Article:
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How Eliot nurtured his fame in the basement of a bank.

By JOSEPH EPSTEIN [Commentary] – An immitigable highbrow, Eliot was concerned about the slackening of high culture and the diminishing quality of education—concerns that have proved prophetic. The poetry on which his reputation as a leading figure of the modernist avant-garde was based was not easily comprehended. “Poets, in our civilization, as it exists at present, must be difficult,” he wrote, but he also wrote that “genuine poetry can communicate before it is understood,” which seems to have been the case with his. His criticism, much of which began as lectures, always came from on high…

Far from its being accidental, Eliot’s fame was planned for, carefully cultivated, and nurtured once it arrived. From the first volume of Eliot’s letters, newly revised and just released in Great Britain, we learn that, in 1919, when he was 31, he wrote to J.H. Woods, his philosophy teacher at Harvard: “There are only two ways in which a writer can become important—to write a great deal, and have his writings appear everywhere, or to write very little.” He chose the latter: to write very little but always to dazzle. “My reputation in London is built upon a small volume of verse, and is kept up by printing two or three more poems in a year,” he wrote. “The only thing that matters is that these should be perfect in their kind, so that each should be an event.”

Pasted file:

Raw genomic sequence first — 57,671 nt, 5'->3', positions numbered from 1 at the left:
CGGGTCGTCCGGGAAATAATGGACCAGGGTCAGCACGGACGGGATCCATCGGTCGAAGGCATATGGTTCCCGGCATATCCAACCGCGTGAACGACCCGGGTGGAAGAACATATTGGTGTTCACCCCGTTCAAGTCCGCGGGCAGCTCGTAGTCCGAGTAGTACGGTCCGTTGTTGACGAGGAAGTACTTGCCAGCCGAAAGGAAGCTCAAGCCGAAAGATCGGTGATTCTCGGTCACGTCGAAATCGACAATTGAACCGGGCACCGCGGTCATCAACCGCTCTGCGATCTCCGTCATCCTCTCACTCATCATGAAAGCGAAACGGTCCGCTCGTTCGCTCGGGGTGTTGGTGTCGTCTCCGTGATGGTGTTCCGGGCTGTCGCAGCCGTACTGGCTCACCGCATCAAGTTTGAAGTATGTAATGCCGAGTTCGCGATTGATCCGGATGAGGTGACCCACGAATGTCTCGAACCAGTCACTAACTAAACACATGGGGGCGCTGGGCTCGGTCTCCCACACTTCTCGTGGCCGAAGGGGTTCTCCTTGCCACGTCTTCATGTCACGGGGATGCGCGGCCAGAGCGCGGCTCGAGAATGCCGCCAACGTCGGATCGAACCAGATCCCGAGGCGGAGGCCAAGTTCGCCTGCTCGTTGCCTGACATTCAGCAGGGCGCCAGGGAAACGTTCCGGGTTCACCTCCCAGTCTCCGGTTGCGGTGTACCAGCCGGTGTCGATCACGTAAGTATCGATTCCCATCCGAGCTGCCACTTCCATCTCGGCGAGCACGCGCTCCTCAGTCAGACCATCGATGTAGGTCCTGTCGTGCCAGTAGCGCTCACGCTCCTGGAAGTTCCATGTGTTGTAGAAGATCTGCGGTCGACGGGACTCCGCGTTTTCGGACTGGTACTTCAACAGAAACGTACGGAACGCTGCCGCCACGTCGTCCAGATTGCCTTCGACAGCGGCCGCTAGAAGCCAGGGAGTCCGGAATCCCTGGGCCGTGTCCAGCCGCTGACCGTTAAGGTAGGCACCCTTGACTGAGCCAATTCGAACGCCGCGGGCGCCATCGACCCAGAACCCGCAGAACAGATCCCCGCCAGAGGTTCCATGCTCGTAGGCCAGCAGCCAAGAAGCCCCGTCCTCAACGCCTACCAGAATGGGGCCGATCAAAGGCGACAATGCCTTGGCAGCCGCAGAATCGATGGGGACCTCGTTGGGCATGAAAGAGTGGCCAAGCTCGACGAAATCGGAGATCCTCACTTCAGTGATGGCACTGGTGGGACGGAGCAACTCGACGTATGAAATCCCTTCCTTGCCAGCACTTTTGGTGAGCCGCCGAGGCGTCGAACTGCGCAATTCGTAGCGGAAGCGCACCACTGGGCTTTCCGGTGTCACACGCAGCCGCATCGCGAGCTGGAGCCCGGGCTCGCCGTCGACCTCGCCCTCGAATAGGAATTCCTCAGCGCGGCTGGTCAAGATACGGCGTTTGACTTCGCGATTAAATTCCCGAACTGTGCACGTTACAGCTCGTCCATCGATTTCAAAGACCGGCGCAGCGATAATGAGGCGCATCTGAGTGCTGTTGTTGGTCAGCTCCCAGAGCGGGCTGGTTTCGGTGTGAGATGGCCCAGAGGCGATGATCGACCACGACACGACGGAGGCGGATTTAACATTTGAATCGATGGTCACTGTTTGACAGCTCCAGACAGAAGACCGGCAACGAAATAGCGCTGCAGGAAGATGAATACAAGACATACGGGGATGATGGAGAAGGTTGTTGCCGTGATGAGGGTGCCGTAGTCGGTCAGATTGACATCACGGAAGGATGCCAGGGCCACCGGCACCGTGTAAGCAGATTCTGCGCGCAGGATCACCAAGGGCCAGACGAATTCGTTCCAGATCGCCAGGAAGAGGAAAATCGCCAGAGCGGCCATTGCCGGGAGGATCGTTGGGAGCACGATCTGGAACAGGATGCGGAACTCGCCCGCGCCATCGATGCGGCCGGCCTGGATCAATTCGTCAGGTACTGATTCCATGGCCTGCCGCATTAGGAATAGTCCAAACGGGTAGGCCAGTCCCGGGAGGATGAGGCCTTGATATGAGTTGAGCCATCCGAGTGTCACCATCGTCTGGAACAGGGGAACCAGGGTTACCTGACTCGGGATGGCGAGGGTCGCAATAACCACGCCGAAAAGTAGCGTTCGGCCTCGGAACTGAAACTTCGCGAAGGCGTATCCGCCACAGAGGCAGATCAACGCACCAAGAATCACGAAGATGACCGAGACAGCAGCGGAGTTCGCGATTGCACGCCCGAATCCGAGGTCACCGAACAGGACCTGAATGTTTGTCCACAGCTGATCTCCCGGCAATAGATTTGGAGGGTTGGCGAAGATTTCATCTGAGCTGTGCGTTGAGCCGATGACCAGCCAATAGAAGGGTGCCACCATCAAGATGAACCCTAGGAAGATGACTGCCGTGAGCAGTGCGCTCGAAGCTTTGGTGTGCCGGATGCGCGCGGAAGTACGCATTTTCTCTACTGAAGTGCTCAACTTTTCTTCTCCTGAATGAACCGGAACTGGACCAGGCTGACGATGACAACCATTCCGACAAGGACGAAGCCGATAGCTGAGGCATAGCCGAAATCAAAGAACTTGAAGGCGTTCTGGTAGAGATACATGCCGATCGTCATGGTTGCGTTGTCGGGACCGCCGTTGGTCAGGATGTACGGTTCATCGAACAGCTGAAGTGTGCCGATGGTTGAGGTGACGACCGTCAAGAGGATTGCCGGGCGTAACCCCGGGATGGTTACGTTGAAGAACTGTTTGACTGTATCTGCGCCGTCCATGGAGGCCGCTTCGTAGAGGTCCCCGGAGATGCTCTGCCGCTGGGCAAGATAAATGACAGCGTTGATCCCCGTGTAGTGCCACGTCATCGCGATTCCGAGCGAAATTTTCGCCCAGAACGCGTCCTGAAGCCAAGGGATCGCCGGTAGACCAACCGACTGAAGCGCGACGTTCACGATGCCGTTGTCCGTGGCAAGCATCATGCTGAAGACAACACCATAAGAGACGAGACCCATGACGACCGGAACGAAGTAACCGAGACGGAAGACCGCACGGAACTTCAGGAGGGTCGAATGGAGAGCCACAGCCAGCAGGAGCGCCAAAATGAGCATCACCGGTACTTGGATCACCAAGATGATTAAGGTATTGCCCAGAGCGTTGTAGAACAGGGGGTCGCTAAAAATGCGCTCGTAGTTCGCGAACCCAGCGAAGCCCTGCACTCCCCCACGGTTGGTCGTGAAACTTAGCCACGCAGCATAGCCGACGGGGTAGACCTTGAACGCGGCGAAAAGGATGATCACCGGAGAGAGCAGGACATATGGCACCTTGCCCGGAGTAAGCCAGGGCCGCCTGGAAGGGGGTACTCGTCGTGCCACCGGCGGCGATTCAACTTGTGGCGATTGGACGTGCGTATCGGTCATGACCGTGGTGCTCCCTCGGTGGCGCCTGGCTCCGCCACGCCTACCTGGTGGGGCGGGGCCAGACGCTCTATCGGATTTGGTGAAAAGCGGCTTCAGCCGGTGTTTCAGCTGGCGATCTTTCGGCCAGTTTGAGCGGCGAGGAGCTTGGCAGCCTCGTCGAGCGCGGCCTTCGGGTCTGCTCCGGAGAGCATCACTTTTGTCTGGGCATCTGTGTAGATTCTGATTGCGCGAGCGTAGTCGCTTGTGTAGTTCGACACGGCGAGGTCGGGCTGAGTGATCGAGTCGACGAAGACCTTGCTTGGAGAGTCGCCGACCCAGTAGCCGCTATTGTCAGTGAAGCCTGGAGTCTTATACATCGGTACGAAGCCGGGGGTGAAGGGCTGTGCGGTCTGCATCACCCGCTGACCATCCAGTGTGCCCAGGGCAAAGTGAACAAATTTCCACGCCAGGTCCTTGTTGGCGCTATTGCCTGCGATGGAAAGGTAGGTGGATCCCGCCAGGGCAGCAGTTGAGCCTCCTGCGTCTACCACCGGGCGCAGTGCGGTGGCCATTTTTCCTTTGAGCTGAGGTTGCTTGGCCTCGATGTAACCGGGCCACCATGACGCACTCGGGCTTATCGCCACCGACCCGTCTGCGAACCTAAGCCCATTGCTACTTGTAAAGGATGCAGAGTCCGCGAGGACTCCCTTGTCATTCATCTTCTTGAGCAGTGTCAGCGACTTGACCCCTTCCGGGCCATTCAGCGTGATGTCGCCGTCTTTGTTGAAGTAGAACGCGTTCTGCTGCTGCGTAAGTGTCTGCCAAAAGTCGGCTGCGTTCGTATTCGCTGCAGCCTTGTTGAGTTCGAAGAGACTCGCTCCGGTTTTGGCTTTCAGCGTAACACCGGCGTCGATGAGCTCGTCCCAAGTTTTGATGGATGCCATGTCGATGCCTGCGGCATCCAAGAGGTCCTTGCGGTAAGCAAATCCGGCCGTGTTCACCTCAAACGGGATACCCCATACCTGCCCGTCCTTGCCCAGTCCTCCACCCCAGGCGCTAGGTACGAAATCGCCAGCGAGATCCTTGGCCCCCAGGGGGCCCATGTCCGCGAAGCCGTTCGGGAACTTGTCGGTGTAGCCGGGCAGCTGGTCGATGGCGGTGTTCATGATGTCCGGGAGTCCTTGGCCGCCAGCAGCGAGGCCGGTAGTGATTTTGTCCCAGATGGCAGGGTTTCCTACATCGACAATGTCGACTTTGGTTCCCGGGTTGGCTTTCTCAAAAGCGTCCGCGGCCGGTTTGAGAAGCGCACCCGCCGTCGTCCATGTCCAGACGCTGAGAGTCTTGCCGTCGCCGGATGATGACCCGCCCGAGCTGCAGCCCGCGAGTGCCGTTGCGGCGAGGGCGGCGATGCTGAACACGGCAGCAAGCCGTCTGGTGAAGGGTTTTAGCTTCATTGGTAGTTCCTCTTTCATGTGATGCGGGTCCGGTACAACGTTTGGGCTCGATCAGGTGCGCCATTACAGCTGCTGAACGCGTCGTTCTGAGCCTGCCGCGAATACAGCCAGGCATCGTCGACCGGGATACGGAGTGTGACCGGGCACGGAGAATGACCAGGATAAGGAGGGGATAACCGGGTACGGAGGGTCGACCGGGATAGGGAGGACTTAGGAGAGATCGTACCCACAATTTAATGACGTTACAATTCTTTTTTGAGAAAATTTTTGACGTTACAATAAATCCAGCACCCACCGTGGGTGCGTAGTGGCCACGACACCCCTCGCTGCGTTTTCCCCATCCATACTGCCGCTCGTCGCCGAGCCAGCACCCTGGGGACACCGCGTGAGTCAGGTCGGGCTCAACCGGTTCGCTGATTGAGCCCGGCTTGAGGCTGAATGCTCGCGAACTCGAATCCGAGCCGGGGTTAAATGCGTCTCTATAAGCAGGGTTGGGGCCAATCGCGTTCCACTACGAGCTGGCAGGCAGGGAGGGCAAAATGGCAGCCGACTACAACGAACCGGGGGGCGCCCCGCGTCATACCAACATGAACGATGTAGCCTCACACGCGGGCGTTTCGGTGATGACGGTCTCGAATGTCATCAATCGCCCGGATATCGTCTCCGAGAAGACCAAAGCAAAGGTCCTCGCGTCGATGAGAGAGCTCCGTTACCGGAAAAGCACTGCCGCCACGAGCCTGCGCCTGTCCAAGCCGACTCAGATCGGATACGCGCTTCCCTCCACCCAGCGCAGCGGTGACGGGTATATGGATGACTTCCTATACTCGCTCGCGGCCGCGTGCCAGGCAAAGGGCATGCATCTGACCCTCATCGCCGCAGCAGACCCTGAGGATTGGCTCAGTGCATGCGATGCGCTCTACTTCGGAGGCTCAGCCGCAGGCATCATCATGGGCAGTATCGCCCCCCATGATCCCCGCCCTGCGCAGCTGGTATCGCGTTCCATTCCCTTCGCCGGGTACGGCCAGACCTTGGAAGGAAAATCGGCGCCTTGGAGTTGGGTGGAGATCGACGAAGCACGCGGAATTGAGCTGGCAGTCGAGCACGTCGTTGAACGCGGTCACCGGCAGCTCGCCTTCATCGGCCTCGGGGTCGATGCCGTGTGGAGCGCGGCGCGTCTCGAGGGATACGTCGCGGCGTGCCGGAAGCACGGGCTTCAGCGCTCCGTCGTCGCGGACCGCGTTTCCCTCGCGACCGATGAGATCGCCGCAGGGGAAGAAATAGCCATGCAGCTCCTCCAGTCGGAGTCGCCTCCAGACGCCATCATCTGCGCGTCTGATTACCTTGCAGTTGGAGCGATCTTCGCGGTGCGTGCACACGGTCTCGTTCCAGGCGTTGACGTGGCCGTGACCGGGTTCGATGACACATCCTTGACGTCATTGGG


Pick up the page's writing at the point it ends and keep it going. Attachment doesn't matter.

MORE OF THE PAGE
Eliot worked at Lloyd’s Bank between 1917 and 1925 as the head of a small department stationed in the basement and assigned the translation of foreign documents and overseeing the analysis of the economic behavior of foreign governments. When friends formed a foundation of sorts to bail him out of what was thought drudgery taking him from his creative work, or when he was offered a sub-editorship on the Athenaeum magazine, he eschewed both, preferring to remain at the bank. He felt that, as he put it, he could “influence London opinion and English literature in a better way” by remaining slightly outside of things. The bank, moreover, with its distance from the standard literary life, lent him, as he noted, “aura.” He wrote to his mother in 1919: “I really think that I have far more influence on English letters than any other American has ever had unless it be Henry James. I know a great many people, but there are many more who would like to know me, and [working in the bank] I can also remain isolated and detached.” Those are the words of a man carefully but decidedly on the make.

Continued at Commentary | More Chronicle & Notices.

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